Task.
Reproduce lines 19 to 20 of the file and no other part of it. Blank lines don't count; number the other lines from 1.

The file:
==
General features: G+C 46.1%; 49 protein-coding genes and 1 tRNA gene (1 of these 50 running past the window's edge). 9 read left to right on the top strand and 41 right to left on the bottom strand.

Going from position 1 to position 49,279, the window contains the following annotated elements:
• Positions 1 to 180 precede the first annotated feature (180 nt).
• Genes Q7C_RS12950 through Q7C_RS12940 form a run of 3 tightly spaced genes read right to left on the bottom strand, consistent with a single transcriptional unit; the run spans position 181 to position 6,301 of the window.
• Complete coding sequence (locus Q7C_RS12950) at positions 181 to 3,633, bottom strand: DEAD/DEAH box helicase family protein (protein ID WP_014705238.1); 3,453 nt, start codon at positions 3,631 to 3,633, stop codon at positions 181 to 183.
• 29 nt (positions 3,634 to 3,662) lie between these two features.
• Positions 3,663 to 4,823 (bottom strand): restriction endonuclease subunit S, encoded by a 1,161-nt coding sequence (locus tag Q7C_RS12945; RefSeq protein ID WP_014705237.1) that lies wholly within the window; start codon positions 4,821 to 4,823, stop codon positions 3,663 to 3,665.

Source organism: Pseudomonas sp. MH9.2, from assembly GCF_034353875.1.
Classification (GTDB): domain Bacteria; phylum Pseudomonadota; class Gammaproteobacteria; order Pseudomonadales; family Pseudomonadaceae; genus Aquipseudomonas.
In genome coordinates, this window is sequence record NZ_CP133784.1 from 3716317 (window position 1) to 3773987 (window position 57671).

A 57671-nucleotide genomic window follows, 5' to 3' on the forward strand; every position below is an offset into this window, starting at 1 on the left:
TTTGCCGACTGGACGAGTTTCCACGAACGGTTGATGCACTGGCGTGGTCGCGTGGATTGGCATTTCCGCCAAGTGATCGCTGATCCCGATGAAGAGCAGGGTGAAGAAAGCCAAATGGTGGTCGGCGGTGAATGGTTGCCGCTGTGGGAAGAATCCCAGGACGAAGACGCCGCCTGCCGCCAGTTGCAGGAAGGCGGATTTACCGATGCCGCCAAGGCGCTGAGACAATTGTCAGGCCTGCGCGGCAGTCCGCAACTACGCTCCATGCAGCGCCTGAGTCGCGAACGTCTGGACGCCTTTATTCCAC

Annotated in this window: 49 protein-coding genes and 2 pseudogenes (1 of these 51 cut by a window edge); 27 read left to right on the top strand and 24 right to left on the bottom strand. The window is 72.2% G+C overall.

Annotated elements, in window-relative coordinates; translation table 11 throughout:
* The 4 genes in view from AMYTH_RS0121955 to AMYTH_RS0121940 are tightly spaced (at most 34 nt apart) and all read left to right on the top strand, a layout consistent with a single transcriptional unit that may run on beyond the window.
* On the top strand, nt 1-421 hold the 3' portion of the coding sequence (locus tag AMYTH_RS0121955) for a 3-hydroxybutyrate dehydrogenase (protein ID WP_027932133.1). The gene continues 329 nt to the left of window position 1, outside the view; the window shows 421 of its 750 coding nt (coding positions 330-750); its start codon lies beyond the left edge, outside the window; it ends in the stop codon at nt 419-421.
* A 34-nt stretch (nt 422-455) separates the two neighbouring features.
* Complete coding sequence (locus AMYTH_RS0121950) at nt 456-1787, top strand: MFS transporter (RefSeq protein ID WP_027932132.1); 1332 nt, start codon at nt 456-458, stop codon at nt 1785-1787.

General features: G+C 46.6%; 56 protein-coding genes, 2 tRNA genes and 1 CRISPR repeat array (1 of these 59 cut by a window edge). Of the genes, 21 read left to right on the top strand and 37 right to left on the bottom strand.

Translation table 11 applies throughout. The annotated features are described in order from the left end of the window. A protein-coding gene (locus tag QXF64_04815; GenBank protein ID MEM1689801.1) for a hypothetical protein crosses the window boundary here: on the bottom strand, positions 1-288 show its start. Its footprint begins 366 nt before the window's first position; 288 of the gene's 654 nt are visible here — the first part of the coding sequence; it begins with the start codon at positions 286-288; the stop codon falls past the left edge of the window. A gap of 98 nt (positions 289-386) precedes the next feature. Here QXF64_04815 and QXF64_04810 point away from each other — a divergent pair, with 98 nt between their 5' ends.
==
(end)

General features: G+C 46.6%; 56 protein-coding genes, 2 tRNA genes and 1 CRISPR repeat array (1 of these 59 cut by a window edge). Of the genes, 21 read left to right on the top strand and 37 right to left on the bottom strand.

Translation table 11 applies throughout. The annotated features are described in order from the left end of the window. A protein-coding gene (locus tag QXF64_04815; GenBank protein ID MEM1689801.1) for a hypothetical protein crosses the window boundary here: on the bottom strand, positions 1-288 show its start. Its footprint begins 366 nt before the window's first position; 288 of the gene's 654 nt are visible here — the first part of the coding sequence; it begins with the start codon at positions 286-288; the stop codon falls past the left edge of the window. A gap of 98 nt (positions 289-386) precedes the next feature. Here QXF64_04815 and QXF64_04810 point away from each other — a divergent pair, with 98 nt between their 5' ends.